The U.S. Department of Energy’s National Renewable Energy Laboratory recently validated greater than 41 percent efficiency at a concentration of 1,000 suns for tiny cells made by Semprius. The energy conversion efficiency of a solar cell is the percentage of sunlight converted by the cell into electricity.
Seed money from DOE, together with the experts at the NREL-based SunShot Incubator Program, lifted Semprius from a small electronics start-up with a novel idea to a real difference-maker in the solar cell world.
Semprius’ triple-junction cells are made of gallium arsenide. Low-cost lenses concentrate the sun light onto the tiny cells 1,100 times. Their tiny size means they occupy only one-one thousandth of the entire solar module area, reducing the module cost. In addition, the use of a large number of small cells helps to distribute unwanted heat over the cell’s structure.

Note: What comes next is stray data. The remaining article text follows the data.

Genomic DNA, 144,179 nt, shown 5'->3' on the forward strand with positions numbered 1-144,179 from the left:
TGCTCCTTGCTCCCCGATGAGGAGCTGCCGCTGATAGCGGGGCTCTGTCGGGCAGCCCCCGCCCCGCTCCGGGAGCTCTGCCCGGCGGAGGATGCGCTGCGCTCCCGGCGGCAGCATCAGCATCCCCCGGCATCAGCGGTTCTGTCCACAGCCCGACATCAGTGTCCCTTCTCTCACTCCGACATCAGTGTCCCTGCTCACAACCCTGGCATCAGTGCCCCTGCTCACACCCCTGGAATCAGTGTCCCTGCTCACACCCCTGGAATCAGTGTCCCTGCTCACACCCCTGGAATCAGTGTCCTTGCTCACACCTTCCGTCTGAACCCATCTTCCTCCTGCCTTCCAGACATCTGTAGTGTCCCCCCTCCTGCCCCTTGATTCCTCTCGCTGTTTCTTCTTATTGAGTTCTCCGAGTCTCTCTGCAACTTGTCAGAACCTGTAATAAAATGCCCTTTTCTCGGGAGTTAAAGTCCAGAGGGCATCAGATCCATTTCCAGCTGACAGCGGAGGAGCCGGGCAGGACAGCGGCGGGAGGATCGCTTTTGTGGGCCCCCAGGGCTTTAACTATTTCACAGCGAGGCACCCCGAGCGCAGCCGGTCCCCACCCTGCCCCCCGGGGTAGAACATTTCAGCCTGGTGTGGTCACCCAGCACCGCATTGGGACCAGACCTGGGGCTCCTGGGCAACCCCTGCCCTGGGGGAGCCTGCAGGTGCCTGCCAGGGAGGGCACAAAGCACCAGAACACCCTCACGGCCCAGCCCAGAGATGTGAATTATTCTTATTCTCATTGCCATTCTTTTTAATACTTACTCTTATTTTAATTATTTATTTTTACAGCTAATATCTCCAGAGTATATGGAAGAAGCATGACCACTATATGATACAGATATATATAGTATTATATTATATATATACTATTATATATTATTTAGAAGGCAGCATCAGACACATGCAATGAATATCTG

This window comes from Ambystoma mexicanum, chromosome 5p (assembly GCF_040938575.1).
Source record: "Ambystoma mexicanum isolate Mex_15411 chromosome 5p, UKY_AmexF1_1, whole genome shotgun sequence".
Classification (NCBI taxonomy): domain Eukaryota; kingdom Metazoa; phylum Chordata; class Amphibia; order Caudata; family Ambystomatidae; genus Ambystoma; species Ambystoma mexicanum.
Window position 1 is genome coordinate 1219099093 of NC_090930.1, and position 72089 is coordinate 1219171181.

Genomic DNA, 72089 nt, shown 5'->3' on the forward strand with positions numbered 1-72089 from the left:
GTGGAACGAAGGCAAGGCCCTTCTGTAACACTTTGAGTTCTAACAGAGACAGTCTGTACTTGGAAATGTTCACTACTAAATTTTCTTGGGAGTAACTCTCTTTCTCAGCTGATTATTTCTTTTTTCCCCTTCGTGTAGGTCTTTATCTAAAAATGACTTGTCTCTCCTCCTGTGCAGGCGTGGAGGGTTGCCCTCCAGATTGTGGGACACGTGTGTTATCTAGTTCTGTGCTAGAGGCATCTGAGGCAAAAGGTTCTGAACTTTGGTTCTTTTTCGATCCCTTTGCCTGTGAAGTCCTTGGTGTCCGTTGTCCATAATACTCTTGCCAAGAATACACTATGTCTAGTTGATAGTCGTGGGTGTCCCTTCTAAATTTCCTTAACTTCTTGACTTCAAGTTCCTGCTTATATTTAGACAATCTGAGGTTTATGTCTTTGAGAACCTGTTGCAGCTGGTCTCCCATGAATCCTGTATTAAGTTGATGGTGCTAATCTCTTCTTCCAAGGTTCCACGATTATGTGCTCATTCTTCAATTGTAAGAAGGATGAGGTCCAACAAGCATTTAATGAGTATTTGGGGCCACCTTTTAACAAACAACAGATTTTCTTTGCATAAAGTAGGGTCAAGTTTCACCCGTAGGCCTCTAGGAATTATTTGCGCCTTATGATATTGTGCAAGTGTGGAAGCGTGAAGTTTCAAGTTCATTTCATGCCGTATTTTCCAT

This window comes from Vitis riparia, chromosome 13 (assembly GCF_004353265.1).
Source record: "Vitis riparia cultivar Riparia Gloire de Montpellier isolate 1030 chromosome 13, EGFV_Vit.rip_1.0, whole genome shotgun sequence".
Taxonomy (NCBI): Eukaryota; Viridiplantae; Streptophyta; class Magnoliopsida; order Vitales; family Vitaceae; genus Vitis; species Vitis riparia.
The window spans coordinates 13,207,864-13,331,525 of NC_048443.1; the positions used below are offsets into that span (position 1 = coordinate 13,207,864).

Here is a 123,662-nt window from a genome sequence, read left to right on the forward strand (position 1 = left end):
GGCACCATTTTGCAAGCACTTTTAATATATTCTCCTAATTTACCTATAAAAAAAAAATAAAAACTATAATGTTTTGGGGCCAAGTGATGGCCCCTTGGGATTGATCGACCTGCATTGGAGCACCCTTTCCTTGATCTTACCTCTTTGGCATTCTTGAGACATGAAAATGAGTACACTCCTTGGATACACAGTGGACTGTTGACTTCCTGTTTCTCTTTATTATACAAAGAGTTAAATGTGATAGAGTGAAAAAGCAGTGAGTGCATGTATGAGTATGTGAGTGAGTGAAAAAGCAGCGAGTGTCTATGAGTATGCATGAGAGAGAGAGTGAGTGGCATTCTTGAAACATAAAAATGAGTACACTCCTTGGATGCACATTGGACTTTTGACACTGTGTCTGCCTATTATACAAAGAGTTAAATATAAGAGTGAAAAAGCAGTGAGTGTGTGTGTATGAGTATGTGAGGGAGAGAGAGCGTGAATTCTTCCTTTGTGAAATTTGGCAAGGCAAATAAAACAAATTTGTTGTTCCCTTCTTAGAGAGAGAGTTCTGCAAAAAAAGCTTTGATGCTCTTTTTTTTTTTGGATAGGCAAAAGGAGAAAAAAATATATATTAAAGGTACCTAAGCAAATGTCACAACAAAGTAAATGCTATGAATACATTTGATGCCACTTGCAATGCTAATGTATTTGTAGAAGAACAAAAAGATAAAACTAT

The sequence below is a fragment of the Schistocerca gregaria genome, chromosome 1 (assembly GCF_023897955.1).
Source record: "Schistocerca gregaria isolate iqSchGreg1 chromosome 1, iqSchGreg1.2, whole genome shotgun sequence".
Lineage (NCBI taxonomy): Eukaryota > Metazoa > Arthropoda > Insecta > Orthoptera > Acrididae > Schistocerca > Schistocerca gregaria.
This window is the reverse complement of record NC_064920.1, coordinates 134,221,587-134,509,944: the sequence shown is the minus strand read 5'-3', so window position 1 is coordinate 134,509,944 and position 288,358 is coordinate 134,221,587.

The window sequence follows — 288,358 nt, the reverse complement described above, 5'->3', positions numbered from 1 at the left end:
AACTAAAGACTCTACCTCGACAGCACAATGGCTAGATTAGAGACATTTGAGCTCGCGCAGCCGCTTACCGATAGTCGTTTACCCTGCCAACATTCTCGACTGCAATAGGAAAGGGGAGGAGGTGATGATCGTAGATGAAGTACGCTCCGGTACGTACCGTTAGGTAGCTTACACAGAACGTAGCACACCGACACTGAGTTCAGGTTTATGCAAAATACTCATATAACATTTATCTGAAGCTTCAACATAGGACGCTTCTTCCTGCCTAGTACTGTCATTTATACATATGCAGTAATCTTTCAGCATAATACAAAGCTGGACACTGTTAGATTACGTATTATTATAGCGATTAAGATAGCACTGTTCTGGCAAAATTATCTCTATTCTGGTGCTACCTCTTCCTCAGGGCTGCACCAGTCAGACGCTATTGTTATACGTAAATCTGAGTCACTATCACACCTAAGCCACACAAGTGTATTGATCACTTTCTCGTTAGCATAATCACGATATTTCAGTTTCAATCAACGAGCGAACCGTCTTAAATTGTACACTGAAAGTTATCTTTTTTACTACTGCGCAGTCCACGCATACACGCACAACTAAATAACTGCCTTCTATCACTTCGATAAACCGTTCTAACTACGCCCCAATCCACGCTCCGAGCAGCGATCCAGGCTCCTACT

Semprius engineers use the company’s patented micro-transfer printing process to allow the micro-cells to be transferred from the growth substrate to a wafer. In a massive parallel process, thousands of cells are transferred simultaneously.
This low-cost approach, which Semprius executives say can cut manufacturing expense by 50 percent, caught the eye of energy giant Siemens, which this year took a 16 percent stake in Semprius, as part of a $20 million investment from venture capitalists.